An Autopsy of Our Death

July 11, 2017 | Martin Weber

Death is the only certainty of life in this world. Yet death is a defeated enemy. In almost taunting words, Scripture declares, “O death, where is your victory? O death, where is your sting?” and “Thanks be to God, who gives us the victory through our Lord Jesus Christ” (1 Cor. 15:55, 57).

Let’s do an autopsy of death and see how it met its demise through the victorious death and resurrection of Jesus Christ. 

Back at the beginning, God warned Adam and Eve: “In the day that you eat of it you shall surely die” (Gen. 2:17). They ate, so they died. But how, since their hearts didn’t stop beating?

Death is more than losing your pulse. It is the demise of everything desirable, commendable and valuable.  Death from sin includes:

  • Alienation and isolation — death of relationships;
  • Selfishness — death of love;
  • Aimlessness — death of purpose;
  • Disease — death of physical health;
  • Dysfunction — death of emotional health;
  • Fear — death of hope;
  • Guilt — death of peace;
  • Shame — death of self-worth;
  • Pain — death of comfort;
  • Sorrow — death of joy;
  • Pollution — death of planetary health;
  • Bondage — death of freedom.

All of this involved the death of Adam’s original creation in the image of God. Sin’s inherent dysfunction destroys and dehumanizes people and their communities — including the community of the saved, the church.

Picture Adam and Eve crouching in the bushes, hiding from God. Their relationship with the Lifegiver had died. Moreover, their relationship with each other was ruined, since they were fighting, blaming each other. All the problems we suffer in relationships today have roots in our death in Adam.

So something terrible happened to us in Adam — sin leading to death. The good news is that something wonderful happened to us in Christ — He conquered death and brought us life.

Our Victorious Lifegiver

For humanity’s various lifesaving agencies, from police to paramedics to firefighters, death is always a defeat. But uniquely, the death of Jesus was a victory. “Only by dying could he break the power of the devil, who had the power of death. Only in this way could he set free all who have lived their lives as slaves to the fear of dying” (Heb. 2:14–15, NLT).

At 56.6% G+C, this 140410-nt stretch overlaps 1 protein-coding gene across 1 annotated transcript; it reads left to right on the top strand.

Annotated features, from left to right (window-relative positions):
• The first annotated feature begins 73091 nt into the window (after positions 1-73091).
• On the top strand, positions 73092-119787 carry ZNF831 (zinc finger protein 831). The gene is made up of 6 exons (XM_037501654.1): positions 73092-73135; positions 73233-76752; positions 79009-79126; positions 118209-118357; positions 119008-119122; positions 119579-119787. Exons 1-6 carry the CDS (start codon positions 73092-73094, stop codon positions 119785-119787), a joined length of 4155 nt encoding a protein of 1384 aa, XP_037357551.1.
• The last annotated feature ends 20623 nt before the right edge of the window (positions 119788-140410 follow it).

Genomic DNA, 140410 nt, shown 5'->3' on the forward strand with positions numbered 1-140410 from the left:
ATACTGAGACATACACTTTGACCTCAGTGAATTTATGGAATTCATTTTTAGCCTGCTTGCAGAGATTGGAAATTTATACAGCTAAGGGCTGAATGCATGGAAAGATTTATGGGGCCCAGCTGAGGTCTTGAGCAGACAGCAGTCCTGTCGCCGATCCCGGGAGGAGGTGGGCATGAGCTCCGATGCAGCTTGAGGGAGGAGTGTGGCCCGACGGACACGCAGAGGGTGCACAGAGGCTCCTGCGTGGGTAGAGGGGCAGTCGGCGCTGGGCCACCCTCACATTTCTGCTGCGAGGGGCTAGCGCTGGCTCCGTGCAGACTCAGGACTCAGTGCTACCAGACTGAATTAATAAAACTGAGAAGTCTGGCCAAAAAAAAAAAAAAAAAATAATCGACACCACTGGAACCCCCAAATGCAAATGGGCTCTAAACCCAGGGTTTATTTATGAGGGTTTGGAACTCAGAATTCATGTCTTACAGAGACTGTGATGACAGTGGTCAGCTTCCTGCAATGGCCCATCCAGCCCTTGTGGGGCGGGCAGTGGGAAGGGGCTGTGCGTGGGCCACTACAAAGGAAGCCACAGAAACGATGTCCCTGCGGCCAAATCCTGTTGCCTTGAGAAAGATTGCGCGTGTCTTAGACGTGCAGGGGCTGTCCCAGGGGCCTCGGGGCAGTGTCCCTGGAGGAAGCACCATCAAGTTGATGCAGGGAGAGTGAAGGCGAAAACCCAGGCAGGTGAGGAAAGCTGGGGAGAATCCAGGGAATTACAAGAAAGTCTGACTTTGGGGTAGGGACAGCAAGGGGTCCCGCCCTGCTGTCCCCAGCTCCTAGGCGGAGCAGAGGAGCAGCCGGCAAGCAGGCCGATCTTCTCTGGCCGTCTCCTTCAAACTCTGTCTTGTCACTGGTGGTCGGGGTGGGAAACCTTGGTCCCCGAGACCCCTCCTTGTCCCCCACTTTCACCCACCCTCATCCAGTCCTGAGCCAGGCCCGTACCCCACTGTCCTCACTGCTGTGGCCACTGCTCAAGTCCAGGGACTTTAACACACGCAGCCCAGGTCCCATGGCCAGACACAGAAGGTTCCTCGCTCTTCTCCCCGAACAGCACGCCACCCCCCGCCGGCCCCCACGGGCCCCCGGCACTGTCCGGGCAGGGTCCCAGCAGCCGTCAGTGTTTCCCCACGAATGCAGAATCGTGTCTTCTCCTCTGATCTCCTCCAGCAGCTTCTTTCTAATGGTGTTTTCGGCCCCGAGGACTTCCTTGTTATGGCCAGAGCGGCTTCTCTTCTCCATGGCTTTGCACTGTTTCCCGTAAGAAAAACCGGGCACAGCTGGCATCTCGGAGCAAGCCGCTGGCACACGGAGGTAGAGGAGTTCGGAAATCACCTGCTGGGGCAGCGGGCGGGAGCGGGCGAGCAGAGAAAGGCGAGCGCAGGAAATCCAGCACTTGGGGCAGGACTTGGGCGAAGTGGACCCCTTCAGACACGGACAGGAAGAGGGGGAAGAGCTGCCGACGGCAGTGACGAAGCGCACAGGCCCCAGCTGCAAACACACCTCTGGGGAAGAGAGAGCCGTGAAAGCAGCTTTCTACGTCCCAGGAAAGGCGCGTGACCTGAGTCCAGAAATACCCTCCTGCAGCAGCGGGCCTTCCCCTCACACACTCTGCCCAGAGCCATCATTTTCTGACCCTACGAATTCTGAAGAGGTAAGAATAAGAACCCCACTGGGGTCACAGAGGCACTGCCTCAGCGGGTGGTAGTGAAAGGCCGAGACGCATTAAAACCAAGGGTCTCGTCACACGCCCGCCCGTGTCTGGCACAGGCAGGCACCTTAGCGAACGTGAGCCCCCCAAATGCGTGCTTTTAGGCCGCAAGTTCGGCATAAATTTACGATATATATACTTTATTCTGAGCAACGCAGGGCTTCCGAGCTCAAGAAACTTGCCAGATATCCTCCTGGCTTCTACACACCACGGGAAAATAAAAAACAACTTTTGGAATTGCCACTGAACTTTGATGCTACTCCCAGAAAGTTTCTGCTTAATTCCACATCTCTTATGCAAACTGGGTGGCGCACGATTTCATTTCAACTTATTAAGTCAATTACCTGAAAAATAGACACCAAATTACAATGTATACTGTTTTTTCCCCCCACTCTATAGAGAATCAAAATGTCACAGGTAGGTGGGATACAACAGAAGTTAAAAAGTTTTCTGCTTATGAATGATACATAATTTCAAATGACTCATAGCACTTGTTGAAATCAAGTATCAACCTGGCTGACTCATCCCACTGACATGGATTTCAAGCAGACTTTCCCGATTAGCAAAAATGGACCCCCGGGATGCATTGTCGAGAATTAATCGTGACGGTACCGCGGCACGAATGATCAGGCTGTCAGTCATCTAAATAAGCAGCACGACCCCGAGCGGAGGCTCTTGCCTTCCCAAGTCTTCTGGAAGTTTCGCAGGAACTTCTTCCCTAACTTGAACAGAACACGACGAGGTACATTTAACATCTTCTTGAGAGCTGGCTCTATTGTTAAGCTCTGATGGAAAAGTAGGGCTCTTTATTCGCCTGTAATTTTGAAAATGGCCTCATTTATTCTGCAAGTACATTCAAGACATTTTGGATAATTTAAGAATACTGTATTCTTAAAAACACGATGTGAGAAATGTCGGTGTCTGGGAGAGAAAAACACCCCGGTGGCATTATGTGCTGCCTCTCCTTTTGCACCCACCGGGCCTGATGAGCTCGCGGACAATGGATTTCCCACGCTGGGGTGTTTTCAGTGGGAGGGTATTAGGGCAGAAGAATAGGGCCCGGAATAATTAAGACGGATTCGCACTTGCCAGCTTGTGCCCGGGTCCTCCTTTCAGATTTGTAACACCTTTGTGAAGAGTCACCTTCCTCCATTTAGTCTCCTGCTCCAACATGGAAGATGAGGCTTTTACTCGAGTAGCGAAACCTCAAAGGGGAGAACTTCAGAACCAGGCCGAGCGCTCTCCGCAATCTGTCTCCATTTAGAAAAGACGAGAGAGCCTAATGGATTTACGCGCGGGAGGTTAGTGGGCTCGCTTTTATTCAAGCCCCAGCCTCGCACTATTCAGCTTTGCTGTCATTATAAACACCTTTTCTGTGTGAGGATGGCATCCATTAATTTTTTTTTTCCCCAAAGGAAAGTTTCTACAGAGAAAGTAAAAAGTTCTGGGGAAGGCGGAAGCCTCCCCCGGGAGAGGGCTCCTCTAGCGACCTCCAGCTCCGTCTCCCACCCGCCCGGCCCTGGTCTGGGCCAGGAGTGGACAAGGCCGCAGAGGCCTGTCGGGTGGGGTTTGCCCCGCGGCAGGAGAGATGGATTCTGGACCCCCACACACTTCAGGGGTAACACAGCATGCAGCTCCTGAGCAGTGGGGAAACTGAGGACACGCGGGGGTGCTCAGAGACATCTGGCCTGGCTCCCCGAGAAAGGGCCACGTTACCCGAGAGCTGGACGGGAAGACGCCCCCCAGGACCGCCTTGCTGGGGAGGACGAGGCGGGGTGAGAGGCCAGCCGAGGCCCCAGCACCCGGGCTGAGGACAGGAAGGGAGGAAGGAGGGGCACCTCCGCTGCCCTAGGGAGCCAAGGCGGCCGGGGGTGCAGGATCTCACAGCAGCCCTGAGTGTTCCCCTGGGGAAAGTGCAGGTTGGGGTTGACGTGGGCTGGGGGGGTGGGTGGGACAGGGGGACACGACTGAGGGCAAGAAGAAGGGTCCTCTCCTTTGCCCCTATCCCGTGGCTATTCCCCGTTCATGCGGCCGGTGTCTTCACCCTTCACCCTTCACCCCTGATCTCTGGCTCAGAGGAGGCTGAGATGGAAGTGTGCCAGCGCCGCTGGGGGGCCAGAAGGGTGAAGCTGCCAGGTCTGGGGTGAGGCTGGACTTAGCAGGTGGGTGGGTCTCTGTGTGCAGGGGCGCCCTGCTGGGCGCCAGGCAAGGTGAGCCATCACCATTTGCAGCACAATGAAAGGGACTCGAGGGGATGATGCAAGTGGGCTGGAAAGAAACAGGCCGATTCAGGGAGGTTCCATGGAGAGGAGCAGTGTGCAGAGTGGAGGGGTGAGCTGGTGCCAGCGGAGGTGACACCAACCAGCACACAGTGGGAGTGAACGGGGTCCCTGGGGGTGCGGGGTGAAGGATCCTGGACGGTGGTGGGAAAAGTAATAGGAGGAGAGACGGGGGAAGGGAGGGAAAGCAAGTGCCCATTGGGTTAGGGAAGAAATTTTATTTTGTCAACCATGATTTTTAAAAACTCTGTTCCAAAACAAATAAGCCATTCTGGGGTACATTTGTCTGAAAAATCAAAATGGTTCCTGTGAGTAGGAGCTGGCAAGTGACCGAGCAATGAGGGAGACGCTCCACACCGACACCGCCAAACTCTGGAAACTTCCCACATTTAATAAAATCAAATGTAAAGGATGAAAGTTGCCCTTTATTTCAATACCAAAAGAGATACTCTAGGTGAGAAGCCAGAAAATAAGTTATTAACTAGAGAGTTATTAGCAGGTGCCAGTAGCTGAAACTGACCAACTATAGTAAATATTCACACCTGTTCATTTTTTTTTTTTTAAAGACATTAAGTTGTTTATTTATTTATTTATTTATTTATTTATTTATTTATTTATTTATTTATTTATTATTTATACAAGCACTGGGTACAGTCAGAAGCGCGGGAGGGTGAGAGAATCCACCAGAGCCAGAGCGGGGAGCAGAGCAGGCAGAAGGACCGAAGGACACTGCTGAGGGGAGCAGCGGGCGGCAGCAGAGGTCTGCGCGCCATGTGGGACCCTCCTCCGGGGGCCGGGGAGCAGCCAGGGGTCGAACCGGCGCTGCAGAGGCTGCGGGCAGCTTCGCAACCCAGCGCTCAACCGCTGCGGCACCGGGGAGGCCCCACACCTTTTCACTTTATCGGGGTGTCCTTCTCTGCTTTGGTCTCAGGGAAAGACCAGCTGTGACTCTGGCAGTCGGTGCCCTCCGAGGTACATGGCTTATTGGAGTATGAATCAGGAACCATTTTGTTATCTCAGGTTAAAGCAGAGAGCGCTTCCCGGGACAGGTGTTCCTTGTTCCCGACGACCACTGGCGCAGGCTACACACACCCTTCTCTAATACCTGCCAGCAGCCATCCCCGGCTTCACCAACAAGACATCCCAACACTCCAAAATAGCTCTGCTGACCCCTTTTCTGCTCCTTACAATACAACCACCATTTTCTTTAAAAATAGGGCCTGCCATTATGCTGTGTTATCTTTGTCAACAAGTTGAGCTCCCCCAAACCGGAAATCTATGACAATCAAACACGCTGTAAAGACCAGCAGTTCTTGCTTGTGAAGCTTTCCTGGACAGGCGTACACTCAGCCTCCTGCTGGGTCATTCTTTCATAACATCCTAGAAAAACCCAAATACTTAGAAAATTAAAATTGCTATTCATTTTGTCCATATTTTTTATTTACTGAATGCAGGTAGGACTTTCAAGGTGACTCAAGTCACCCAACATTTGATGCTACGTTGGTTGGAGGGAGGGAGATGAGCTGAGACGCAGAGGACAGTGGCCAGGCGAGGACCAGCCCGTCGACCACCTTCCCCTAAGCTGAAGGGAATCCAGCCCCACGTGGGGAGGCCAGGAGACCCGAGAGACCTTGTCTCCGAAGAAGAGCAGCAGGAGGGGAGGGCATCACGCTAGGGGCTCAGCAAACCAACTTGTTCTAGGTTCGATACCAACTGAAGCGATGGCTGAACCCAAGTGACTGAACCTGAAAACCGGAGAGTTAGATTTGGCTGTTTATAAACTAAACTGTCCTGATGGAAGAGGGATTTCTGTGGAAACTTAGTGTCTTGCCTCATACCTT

Christ’s mission on Earth was to defeat the devil, disable his kingdom and ultimately destroy him: “The reason the Son of God appeared was to destroy the works of the devil” (1 John 3:8). Christ’s death was the culmination of a lifelong series of victories over the devil, beginning with His birth in surviving the murderous insecurity of King Herod.

Following baptism, Jesus emerged from the water to conquer the tempter in the wilderness. He launched His messianic ministry in His hometown, proclaiming Himself as liberator of a world in satanic bondage. Longtime neighbors weren’t impressed, and neither was the national religious establishment. Jesus declared: “If the Son makes you free, you shall be free indeed” (John 8:36). They scoffed. “We’ve never been enslaved to anyone” — forgetting their Exodus from bondage in Egypt and eventual captivity in Babylon.

Although Satan-inspired religious leaders refused to accept their Messiah, many of society’s outcasts welcomed Him. The poor and oppressed received Him gladly, thus defeating the devil’s attempt to shut down Christ’s ministry. By word and deed He confronted the evil powers, defeating them at every turn.

One amazing defeat of the devil took place outside the mountain town of Nain. With His entourage of the curious and the committed, Jesus encountered a funeral procession. A few seconds with the victorious liberator turned the death march into a parade of life.

Jesus never lost a battle with the devil. His own death on the cross, apparently a crushing defeat, was actually His strategic masterstroke of ultimate victory. With His dying breath He triumphantly proclaimed, “It is finished” (John 19:30). After resting on the Sabbath to memorialize His finished work, Christ burst forth from the grave, fulfilling His promise: “I am the resurrection and the life” (John 11:25). The earth quaked and His enemies quivered in the dust. Jesus soared through the skies to receive His Father’s welcome and acceptance on our behalf.

“I am the way, the truth, and the life,” Christ declared (John 14:6, NKJ). “I came that they may have life and have it abundantly” (John 10:10). In our victorious new Adam comes the “restoration of all things” (Acts 3:21) that sin through death had taken away after old Adam’s rebellion.

So it is that Jesus defeated the devil and “abolished death and brought life and immortality to light through the gospel” (2 Tim. 1:10). He also conquered every aspect of death that expresses itself in sinful and dysfunctional behavior.

To summarize: Christ’s victory for us means life in place of death — not only eternal but abundant, not just to experience but to share.